William Leonard Jolitz was born 1917? in Duluth Minnesota. His father, Frederick William Jolitz, was
a local businessman with many different businesses, among them his concrete block manufacturing plant (left: father and son).
They lived in West Duluth, near the shores of Lake Superior along with his sisters.
He attended Denfeld High,
went to the local junior college. He was a local sports figure in
skiing, ice hockey, and football, rising to the level of winning
quarterback in junior college. He entered the U.S. Army.
He served in World War II, primarily as a medical corpsman, but also took
part in the debriefing of captured enemy soldiers as a translator.
He was part of various Allied actions, including the "Battle of the Bulge"
in Belgium. He never spoke much about the war to family and friends, but
it made a life long impact on him.
World War II was very personal and involved many friendships. Here is a William and his friend from Duluth (and Denfeld),
On running into William in England: "During World War II I was an x-ray technician at the 192nd General Hospital located in Cirencester, England. One day while I was acting as the "receptionist," I looked up and there was Bill, coming in for x-ray work. What a surprise!"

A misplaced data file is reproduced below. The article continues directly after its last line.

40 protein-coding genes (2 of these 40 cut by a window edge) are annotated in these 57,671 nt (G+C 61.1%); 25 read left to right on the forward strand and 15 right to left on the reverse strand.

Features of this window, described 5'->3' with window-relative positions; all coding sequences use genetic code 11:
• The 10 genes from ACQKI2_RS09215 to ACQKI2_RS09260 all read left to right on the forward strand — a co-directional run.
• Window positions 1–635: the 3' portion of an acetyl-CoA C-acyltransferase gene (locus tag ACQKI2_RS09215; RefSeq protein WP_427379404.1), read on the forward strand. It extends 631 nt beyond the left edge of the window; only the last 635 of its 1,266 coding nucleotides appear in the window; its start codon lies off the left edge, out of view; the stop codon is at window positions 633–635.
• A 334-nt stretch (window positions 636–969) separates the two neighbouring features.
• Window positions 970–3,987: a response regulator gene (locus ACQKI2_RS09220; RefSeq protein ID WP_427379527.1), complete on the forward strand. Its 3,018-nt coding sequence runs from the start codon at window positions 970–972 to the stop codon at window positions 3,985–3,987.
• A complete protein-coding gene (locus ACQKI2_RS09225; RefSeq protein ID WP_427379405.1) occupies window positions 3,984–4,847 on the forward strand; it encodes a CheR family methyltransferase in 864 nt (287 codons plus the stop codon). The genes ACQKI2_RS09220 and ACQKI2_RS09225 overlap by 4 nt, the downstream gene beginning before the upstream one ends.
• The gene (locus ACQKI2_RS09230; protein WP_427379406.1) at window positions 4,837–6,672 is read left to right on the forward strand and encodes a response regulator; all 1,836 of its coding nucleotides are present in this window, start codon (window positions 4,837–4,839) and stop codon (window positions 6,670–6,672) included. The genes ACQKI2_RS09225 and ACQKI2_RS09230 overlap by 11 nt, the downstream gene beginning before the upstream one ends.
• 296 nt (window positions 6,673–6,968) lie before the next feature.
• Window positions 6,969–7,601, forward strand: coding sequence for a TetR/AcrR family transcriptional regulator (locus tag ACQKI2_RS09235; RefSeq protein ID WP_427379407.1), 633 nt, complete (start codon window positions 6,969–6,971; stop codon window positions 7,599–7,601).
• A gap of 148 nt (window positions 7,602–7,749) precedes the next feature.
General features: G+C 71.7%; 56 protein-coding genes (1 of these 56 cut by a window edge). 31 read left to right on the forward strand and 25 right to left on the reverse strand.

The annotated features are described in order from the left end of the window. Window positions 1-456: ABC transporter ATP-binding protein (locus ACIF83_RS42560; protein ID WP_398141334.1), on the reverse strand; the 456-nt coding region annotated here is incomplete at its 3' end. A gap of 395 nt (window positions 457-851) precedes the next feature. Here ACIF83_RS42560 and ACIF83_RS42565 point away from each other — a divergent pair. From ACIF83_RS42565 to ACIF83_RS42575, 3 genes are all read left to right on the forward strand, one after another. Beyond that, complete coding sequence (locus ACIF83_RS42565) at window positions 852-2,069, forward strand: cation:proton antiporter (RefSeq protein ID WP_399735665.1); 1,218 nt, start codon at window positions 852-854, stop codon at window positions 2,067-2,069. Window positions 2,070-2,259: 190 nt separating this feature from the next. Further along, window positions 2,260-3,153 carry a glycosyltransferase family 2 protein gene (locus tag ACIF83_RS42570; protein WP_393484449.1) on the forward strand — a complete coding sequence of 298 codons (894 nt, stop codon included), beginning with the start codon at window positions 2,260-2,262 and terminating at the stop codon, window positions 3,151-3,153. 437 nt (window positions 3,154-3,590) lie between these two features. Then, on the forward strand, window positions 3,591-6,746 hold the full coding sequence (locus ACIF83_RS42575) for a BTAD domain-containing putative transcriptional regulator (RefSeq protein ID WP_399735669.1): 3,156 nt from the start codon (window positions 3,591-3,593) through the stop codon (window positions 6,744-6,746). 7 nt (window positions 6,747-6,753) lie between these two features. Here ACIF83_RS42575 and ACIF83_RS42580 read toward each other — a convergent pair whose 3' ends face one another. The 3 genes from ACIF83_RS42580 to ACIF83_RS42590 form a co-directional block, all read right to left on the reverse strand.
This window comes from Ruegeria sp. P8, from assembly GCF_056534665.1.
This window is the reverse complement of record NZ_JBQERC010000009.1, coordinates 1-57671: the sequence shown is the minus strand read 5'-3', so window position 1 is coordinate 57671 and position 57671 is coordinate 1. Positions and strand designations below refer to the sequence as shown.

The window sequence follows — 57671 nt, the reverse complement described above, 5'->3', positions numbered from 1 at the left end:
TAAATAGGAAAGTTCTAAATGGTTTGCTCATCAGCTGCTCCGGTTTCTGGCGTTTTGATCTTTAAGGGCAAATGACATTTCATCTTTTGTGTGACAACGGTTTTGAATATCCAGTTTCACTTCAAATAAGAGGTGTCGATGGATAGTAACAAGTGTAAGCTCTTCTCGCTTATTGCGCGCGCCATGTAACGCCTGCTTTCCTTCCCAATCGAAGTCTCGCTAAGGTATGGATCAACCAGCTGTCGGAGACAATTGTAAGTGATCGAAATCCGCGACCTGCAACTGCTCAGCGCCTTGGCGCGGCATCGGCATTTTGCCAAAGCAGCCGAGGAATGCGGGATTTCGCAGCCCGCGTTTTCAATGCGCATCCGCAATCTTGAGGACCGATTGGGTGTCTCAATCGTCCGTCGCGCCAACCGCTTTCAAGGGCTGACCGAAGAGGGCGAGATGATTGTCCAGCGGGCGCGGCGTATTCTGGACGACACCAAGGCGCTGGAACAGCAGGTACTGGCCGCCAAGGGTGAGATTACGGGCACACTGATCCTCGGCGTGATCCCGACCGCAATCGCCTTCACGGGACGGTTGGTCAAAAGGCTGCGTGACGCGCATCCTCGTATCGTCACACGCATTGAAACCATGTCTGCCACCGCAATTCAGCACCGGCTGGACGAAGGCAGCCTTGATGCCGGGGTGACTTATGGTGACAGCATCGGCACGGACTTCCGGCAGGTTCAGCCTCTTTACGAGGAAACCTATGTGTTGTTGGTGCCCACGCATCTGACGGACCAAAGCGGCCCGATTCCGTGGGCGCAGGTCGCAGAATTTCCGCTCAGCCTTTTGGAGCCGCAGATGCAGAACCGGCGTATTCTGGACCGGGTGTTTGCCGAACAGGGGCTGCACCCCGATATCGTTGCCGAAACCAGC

On having the film for photography: "One of the x-ray technicians, Harry Poppick, had a brother who was responsible to take the film out of the gun cameras from the fighter pilots on their return from a mission. If they had not used much film, he would leave the remainder in the cameras, but if they'd used quite a bit of film, but there was not enough left to use on the next mission, he would take out the remainder of the film and give it to his brother in our hospital, about 4 miles from the airport. As a result, I had a tremendous amount of black and white 35mm film."
Following the war, he used the G.I. bill to attend the University of Minnesota
in Minneapolis to obtain a Bachelors Degree in Chemical Engineering.